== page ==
A divorce may cause emotional pain, and for women in Texas, the financial ramifications may be even more significant. This is because the typical woman makes 81% of what a typical man makes in a given year. Furthermore, women are more likely than men to obtain custody of their children. However, there are steps that individuals of either gender can take to ensure that they are as financial secure as possible before, during and after a divorce.
Some couples in Texas might wonder whether they would benefit from what is sometimes called a "strategic divorce." In a strategic divorce, a couple splits on paper in order to save on taxes or to help one spouse qualify for Medicaid. A divorce could also mean that there is more financial aid available for a child's college education. However, there are a number of potential drawbacks.
Dividing property in a divorce is rarely a simple process, and dealing with a house is no exception. If one person in Texas plans to buy out a spouse and keep the home, there are several considerations to keep in mind.
Ending a Texas marriage usually results in financial challenges as former spouses rebuild their individual lives. People who once shared incomes and expenses must live off single incomes while sometimes paying debts and new expenses like child support. Careful budgeting and lifestyle adjustments typically help people make the transition, but they must give particular attention to health insurance, tax filing status and building credit.
When a Texas couple is going through a divorce, there are still questions that remain. One of the major things that still needs to be decided is where to live during the process. This is a matter of emotional, financial and practical balance. The three primary options for most people are to stay in the family home, buy a new one or rent a place to live.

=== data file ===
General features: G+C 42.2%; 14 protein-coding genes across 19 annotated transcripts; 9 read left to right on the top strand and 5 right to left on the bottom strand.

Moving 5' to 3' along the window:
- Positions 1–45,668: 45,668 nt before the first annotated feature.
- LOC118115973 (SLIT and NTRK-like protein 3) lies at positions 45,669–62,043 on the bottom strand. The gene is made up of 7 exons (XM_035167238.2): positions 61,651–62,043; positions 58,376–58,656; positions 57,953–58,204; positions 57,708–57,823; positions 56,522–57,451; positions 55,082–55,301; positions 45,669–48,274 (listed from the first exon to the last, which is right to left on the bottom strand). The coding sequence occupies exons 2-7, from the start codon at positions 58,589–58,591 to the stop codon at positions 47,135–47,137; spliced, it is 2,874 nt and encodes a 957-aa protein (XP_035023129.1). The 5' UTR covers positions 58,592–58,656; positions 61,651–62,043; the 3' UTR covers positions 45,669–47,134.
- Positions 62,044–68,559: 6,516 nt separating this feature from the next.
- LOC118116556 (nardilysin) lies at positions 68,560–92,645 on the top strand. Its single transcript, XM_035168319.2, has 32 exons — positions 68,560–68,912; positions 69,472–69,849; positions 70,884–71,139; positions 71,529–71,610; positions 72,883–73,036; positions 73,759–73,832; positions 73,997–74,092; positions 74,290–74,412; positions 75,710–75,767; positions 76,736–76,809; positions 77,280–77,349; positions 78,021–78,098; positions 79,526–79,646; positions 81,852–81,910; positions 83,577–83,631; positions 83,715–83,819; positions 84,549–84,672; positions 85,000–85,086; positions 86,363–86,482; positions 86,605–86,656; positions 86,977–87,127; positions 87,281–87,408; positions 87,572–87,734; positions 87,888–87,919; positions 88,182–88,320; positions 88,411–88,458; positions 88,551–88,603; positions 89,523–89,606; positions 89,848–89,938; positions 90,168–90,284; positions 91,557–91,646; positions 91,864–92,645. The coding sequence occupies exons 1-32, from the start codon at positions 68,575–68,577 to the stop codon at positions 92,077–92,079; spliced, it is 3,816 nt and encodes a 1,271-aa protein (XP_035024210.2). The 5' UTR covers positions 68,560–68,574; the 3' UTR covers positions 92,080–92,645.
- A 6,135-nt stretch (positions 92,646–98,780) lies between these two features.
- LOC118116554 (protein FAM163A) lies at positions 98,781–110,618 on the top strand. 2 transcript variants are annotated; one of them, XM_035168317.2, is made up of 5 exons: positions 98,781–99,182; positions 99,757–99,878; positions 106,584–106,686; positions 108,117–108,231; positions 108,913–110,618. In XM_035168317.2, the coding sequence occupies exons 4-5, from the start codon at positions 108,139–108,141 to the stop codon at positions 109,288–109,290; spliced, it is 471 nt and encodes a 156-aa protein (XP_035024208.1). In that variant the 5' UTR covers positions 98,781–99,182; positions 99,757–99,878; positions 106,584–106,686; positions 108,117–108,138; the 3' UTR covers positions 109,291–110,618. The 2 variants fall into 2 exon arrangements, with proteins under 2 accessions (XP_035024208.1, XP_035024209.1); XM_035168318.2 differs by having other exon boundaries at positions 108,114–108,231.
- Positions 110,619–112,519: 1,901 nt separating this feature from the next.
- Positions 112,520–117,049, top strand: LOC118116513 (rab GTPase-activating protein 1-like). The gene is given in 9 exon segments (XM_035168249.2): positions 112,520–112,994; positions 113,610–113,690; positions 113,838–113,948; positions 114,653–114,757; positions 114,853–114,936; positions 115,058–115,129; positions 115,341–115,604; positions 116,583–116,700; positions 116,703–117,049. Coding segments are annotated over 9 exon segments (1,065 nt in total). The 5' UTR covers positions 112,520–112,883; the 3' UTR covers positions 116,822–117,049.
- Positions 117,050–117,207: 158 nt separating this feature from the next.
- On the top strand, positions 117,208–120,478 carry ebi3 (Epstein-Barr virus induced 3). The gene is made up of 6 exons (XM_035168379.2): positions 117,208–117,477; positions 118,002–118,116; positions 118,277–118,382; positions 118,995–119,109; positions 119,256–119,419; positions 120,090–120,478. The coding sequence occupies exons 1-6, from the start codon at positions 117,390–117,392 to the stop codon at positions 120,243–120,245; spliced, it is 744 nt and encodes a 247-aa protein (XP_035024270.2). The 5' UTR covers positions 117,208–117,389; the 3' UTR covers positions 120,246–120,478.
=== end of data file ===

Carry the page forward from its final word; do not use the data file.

Texas couples who were once brought together over a deep romantic connection may find that their relationship turns sour over the years, leading to bitterness and even hatred. In some cases, this can manifest in bitter fights during a divorce. Spouses may battle over their wealth and assets, with each party making a case for why he or she deserves more. These battles may be especially pronounced for couples who have accumulated a significant amount of wealth over time. Unfortunately, a drawn-out process can deplete the wealth held by both parties. However, some spouses may resort to unethical methods in an attempt to claim a greater share of property in the divorce.
Among the main reasons that some Texas coupled are getting a divorce are a lack of communication, a decline in trust or simply growing apart. These were among the reasons cited in a study that appeared in the Journal of Sex & Marital Therapy, prompting researchers to speculate that people are increasingly seeking emotional fulfillment in marriage. In fact, they point out that emotional and psychological reasons may have overtaken behavioral reasons, such as addiction, in prompting divorce.
People in Texas who spend more time on social media might have unhappier marriages. This was the finding of a Boston University study that found a link between social media usage and the quality of marriages. While married and even when contemplating divorce, people should avoid posting negative things about a spouse online. They may want to consider reviewing past posts and privacy settings. They may also want to remove people from the contacts list who are likely to cause problems.
In Texas and across the United States, divorced parents do not always make the same child support payments. In fact, payments vary sharply depending on the state in which the divorced parent resides. For instance, a parent living in one of the Rocky Mountain states pays the lowest child support payments. However, a parent living in the Northeast pays the highest payments. Furthermore, some state laws do not count the divorced mother's income. Child support payments are $100 higher in these states.
Running a business as a married couple is no walk in the park. Owning and running a Texas business can be extremely stressful, even if the business is successful. However, trying to run a successful business while the marriage is falling apart can be even more frustrating, especially if the former couple can no longer work together amicably. At this point, former couples may have to decide if they can continue to run the business together or if one person needs to leave.